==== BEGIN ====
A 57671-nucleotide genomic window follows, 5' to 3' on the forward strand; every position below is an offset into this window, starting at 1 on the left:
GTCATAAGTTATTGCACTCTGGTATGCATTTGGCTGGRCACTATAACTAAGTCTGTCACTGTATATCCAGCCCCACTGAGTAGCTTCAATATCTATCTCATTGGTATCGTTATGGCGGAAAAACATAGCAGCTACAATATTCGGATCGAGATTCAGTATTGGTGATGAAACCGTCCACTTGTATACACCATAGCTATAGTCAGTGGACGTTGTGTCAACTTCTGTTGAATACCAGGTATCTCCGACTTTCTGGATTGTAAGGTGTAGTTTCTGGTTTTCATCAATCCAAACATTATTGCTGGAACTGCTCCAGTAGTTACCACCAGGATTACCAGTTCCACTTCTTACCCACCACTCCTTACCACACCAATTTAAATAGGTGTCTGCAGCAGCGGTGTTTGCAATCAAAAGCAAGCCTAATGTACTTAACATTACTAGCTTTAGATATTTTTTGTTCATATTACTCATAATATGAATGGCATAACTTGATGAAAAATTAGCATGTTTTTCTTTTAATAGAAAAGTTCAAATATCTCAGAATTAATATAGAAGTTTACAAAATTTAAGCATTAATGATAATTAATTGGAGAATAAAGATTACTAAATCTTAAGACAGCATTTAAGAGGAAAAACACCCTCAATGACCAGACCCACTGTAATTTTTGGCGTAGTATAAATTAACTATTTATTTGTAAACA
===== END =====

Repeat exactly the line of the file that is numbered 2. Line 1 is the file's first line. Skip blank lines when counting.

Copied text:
GTCATAAGTTATTGCACTCTGGTATGCATTTGGCTGGRCACTATAACTAAGTCTGTCACTGTATATCCAGCCCCACTGAGTAGCTTCAATATCTATCTCATTGGTATCGTTATGGCGGAAAAACATAGCAGCTACAATATTCGGATCGAGATTCAGTATTGGTGATGAAACCGTCCACTTGTATACACCATAGCTATAGTCAGTGGACGTTGTGTCAACTTCTGTTGAATACCAGGTATCTCCGACTTTCTGGATTGTAAGGTGTAGTTTCTGGTTTTCATCAATCCAAACATTATTGCTGGAACTGCTCCAGTAGTTACCACCAGGATTACCAGTTCCACTTCTTACCCACCACTCCTTACCACACCAATTTAAATAGGTGTCTGCAGCAGCGGTGTTTGCAATCAAAAGCAAGCCTAATGTACTTAACATTACTAGCTTTAGATATTTTTTGTTCATATTACTCATAATATGAATGGCATAACTTGATGAAAAATTAGCATGTTTTTCTTTTAATAGAAAAGTTCAAATATCTCAGAATTAATATAGAAGTTTACAAAATTTAAGCATTAATGATAATTAATTGGAGAATAAAGATTACTAAATCTTAAGACAGCATTTAAGAGGAAAAACACCCTCAATGACCAGACCCACTGTAATTTTTGGCGTAGTATAAATTAACTATTTATTTGTAAACA